Sharing my daughter’s experience as a student with incarcerated parents and the wrap around services provided at her school, led me to search for programs supportive of students like her. We know that traumatic experiences such as those my daughter has experienced have effects on a student’s learning experiences and their emotional well being in the classroom. This population becomes at risk for complex trauma, depression, social isolation and increased poverty. Family members of the incarcerated are the silent victims of our criminal justice system.
How many students are out there like Celeste, my daughter? Are our school districts aware of this population? Do schools even know? In our current school district, LAUSD, are they aware? If so, what support systems and resources are out there for students like Celeste?
The Center for American Progress released data showing that nearly half of all U.S. children have a parent with a criminal record, an estimated 33 to 36.5 million children in the United States alone. This released data is only specific to parents of the children. The data collection does not go on to include siblings, tías, tíos, ninas, ninos, primos and the rest of the familia.
After a basic search of support programs that would address my daughter’s needs, I came across Project Avary. According to its website, “Project Avary Is A Year-Round Program, which is tailored to meet the unique emotional needs of children of inmates. We intervene early in the lives of children at the ages of 8 to 11, and we make a long-term 10-year commitment to each child and family.” Yes, reader, you read correctly, TEN YEAR COMMITMENT to each family. The scope of these services goes on to include a residential summer camp, teen mentoring program and a family unity program.
The Project Avary summer camp includes activities like swimming, hiking, music, arts & crafts, etc. along with therapeutic campfire discussion circles and expressive art activities about the shame, stigma, and grief of having a parent in prison. All youth receive training in stress reduction, anger management and conflict resolution through yoga, meditation, and non-violent communication.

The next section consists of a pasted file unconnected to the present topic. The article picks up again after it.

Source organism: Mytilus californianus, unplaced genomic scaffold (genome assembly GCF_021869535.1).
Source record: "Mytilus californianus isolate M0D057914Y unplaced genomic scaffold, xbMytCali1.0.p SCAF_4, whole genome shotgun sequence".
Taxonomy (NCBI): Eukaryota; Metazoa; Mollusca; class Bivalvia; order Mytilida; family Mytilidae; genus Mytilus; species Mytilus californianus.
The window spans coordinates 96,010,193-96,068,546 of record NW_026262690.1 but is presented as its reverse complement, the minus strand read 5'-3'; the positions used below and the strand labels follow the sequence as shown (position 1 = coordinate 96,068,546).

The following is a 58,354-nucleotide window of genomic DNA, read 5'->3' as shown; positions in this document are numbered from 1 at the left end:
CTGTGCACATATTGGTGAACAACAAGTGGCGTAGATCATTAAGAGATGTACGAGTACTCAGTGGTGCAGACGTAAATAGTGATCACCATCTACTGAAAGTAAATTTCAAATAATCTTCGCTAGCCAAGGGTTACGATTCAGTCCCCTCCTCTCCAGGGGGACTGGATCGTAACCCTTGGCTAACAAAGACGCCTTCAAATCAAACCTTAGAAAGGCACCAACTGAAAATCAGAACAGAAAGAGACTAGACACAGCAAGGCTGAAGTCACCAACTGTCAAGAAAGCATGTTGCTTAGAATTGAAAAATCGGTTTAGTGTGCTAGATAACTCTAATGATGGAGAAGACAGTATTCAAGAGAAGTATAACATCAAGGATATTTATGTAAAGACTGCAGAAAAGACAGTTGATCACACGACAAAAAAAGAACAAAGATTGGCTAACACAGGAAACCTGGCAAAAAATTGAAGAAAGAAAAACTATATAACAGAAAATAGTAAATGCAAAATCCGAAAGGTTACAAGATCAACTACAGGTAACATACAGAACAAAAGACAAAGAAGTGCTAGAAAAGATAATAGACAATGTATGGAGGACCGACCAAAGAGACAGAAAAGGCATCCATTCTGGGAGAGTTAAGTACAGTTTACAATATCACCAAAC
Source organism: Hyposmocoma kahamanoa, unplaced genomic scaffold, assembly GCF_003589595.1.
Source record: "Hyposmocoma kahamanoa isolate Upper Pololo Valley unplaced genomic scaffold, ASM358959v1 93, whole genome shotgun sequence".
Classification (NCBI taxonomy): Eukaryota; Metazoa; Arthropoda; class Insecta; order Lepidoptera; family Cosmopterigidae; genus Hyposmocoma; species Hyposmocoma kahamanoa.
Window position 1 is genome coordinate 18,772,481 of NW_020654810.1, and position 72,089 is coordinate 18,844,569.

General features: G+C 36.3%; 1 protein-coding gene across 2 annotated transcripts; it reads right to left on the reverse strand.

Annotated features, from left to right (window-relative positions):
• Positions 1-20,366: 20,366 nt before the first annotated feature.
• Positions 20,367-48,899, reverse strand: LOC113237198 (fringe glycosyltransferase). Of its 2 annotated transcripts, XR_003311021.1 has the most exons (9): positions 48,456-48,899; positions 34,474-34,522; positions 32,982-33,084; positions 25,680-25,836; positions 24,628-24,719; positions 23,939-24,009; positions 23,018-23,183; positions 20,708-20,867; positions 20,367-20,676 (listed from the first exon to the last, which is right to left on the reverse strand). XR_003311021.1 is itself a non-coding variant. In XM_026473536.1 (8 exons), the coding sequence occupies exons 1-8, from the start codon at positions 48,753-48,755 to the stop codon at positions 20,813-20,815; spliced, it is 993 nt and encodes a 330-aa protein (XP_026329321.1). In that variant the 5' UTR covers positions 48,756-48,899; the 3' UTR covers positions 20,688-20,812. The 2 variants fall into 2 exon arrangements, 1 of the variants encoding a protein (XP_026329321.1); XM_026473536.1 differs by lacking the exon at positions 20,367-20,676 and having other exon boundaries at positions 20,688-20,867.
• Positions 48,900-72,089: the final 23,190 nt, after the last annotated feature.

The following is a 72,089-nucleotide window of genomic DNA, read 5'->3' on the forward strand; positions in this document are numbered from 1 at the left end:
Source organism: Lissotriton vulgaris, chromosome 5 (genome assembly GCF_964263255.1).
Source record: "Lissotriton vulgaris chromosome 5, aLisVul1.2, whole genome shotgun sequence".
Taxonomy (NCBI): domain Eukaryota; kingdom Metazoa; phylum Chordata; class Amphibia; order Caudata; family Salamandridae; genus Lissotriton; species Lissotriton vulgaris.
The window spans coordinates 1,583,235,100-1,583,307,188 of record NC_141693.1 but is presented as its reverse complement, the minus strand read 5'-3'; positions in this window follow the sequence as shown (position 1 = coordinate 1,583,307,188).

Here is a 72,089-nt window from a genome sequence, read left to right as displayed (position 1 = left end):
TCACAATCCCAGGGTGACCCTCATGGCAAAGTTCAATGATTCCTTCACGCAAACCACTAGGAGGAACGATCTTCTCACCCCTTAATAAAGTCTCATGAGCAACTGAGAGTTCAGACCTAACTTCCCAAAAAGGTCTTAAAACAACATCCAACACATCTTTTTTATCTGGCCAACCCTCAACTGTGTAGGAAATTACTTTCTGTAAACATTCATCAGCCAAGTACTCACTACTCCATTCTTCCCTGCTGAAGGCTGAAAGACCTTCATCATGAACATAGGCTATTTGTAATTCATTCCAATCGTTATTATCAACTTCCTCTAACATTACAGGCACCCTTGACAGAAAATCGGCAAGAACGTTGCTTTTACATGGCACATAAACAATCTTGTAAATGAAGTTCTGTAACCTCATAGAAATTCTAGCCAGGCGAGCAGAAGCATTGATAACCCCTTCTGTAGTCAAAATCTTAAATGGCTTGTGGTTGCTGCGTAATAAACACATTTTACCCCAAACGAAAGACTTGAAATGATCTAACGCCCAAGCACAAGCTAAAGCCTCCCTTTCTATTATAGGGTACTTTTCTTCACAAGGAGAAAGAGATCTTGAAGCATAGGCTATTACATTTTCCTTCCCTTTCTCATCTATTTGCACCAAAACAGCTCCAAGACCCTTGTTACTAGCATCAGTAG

Did I mention that the Project Avery Program is free? “This is perfect,” I thought. Until I scrolled down and saw that they were located in San Rafael. Pues que pinche great.
As for programs in LAUSD schools, I came across one, POPS (Pain of the Prison System) whose mission is to enhance the lives of those students who have been impacted by the pain of the prison system—those with incarcerated loved ones and those who have been incarcerated themselves. POPS establishes and sustains high-school clubs that offer students community and emotional support as well as opportunities to publish the writings and artwork they create through the club.
POPS got its start at Venice High School in 2013 and is the first LAUSD high school club that focuses on the needs of students that are affected by our mass incarceration crisis. They are determined to transform fear into truth. The club is starting to expand to public schools across the state and nation. Currently, the club operates in seven schools in California, with one more launching this fall.
Since LAUSD is the 2nd largest school district in the nation with a student body of over 640,000 and Los Angeles being home to the biggest and most troubled jail systems in the U.S., with an average daily population nearing 22,000. It is obvious to see that our students are impacted by the effects of mass incarceration. Based on the numbers from The Center for American Progress, it could be estimated that 320,000 LAUSD students have a parent who is or has been incarcerated. Staggering numbers. And while POPS has expanded to create clubs at Los Angeles High School of the Arts (LAHSA), Lawndale High School, LA High in Los Angeles County, it is simply not enough.
Resources for students like Celeste are minimal, almost non-existent. Schools can and should take a more active role in helping students by forming clubs and programs that address the stigma of having an incarcerated parent head-on. Schools need to provide a safe and welcoming space where students who struggle, feel comfortable sharing and discussing their experiences. I would love to see more programs like POPS created and expanded to begin to meet the needs of LAUSD’s student population who have been affected by having a parent in prison or trying to re-enter society after serving time.
She is a recent cancer survivor and through some years of adversity has risen above all her recent challenges. Lily is a Homeboy Industries graduate and full-time student at California State University, Northridge. She has continued to live her life in South Los Angeles with her two children. She works to show her children that anything can be done with hard work, determination and perseverance even in the face of unimaginable challenges. Her daughter is in a Charter School and she is working to find the right Preschool program for her youngest child.
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